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Mar. 5 2020

Illinois Forgery Charges in the Digital Age

Posted By: Sami Azhari

It used to be that financial forgery was limited to physical signatures, checks, and drivers’ licenses. After all, those were about the only ways financial transactions occurred. Keeping an eye out for forgeries was usually as simple as checking for watermarks and testing large bills. That’s not the case anymore.

In today’s world, there is almost an infinite number of ways to forge false documents. Things like Photoshop, online check deposits, and PDF document signing all make it much simpler for people to commit forgery.

Knowledge is the best weapon against crimes like this, and you can bet law enforcement is working on educating internally. The best way to stay ahead of charges like these? Know what the law says about forgery yourself.

Essential Elements in Proving a Forgery Crime in Illinois

There are several elements that must exist before something is legally considered a forgery. Simply copying something is not enough. After all, that would make every picture of a driver’s license a forgery case. There’s more to it than that.

Forgery Requires Duplication…and Use

The definition of forgery is creating an imitation of an object of value, like a document or ID, and using it with the intent to deceive someone else. That implies two things:

  • First, the item forged must be valuable. Simply faking a page of a book to trick someone else is not a criminal forgery.
  • Second, the fake must actually be used to deceive someone. Make the world’s best fake ID and don’t use it? You can’t be charged with a forgery crime. It must be used for fraudulent purposes.

Forgery Beyond Physical Signatures and Paper Documents

Illinois law has expanded beyond tangible signatures and paper documents when it comes to forgery. UPC codes, digital signatures, and other digital documents are covered under Illinois law. That means that making a fake UPC code counts as a forgery just as much as a fake ID…Still, it’s only forgery when the forge is actually utilized to defraud somebody.

Photoshopping your tax return documents to get a larger return is another example of forgery in the Internet age. So is using a digital signature to sign a document for someone who is not present.

What Happens When Charged with an Illinois Forgery Crime

Because of the expanded number of crimes that now count as a forgery in this state, penalties for a forgery conviction in Illinois depend upon the circumstances and details of your case.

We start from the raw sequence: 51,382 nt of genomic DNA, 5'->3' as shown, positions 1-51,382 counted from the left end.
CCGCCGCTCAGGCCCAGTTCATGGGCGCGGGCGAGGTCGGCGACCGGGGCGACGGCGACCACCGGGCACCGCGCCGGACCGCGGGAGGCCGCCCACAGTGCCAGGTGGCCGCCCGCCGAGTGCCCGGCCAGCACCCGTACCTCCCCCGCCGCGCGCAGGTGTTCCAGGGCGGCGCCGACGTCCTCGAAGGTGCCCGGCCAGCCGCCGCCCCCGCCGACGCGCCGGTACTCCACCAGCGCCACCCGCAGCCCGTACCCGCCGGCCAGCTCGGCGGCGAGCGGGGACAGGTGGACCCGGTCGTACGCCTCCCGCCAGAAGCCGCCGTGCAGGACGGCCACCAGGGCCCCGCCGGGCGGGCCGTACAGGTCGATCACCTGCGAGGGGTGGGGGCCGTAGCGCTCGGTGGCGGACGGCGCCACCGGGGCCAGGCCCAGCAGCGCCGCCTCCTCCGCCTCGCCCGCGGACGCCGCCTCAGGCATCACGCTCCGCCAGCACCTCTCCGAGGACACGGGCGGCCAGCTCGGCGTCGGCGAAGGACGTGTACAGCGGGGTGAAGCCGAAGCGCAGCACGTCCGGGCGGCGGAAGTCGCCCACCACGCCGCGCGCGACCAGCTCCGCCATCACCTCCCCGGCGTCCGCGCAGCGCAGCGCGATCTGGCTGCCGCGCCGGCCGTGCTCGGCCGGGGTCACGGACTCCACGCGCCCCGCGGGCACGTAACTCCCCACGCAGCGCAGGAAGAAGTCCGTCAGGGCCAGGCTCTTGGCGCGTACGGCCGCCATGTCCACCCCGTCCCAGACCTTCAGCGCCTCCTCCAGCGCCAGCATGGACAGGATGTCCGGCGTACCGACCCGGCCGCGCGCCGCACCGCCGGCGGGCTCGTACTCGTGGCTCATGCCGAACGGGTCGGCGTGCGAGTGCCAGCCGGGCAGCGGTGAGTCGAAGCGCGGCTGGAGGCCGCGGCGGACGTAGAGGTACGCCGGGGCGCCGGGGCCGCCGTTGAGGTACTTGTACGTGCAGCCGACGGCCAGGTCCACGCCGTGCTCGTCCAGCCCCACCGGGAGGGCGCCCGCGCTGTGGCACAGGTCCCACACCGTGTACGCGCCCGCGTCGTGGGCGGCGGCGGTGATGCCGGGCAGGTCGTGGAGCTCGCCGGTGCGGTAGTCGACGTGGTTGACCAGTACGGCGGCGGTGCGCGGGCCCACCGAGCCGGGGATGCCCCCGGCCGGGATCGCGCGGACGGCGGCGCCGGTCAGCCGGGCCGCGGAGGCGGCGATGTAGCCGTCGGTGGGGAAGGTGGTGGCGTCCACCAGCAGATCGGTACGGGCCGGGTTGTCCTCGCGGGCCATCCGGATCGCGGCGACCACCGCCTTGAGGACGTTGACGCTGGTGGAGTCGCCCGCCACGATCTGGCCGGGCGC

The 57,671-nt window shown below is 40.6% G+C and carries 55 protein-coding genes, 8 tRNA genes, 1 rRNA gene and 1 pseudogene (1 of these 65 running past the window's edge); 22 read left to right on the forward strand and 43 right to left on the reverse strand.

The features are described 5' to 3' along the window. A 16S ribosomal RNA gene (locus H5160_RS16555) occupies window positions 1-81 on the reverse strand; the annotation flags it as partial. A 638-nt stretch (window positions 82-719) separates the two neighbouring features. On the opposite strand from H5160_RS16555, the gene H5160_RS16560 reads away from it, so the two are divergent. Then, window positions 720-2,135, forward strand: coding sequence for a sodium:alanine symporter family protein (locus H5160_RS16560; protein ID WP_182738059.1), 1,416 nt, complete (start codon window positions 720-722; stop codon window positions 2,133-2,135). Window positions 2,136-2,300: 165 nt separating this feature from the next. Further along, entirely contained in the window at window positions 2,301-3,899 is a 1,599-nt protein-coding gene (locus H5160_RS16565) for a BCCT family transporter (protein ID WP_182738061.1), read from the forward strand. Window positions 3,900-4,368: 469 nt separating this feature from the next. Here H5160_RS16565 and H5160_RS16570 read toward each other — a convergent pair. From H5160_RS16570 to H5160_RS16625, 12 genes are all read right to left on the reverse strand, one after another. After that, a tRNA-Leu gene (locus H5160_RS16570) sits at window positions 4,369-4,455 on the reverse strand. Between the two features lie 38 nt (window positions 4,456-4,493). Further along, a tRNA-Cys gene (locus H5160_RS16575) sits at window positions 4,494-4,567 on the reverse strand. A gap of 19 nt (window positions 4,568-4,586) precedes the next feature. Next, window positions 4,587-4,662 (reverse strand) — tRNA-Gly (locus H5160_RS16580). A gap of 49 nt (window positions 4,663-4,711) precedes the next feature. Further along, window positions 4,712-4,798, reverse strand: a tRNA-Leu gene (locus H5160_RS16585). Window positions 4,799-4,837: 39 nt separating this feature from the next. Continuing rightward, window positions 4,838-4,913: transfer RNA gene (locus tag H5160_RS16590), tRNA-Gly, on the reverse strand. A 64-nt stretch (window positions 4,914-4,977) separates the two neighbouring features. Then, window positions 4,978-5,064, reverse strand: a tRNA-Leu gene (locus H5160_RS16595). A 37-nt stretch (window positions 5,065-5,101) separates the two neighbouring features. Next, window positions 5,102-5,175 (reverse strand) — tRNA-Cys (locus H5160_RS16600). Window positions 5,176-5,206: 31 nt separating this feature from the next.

Most forgery crimes are prosecuted as Class 3 felonies. In Illinois, that is punishable by two to five years in prison. However, it can be extended to 10 years if you’ve had prior convictions for the same charge.

If you only forge a single UPC code, on the other hand, plan on facing lesser Class 4 felony charges. A conviction is worth 1-3 years in prison and fines up to $25,000.

Forge an academic degree, meanwhile, and you’re more likely to receive a comparative slap on the wrist. Typically a crime like this is considered a misdemeanor that might result in a year of jail time.

More likely, though, you’ll be let go from whatever job you got when you used it if your secret is found out.

Skokie Forgery Attorney

As you can see, forgery convictions carry a wide array of possible penalties depending on the severity of an offender’s fraudulent activity. The legal and financial systems put their trust in documents, so faking one is penalized for more heavily than say, using a fake UPC code on a side hustle.

If you have been accused of forgery, your most important step is finding a knowledgeable Illinois lawyer to represent you. The right attorney can help you defend yourself and potentially clear your name.


About the Author

Sami Azhari has been working as a lawyer since 2007, after receiving his Juris Doctor from the Michigan State University College of Law. He has handled numerous state and federal cases and is known throughout the Chicago and Rolling Meadows area for providing his clients with high-quality, skilled representation. He has been recognized by SuperLawyers, the National Trial Lawyers Association, and other notable organizations, and has spoken at a number of legal conferences.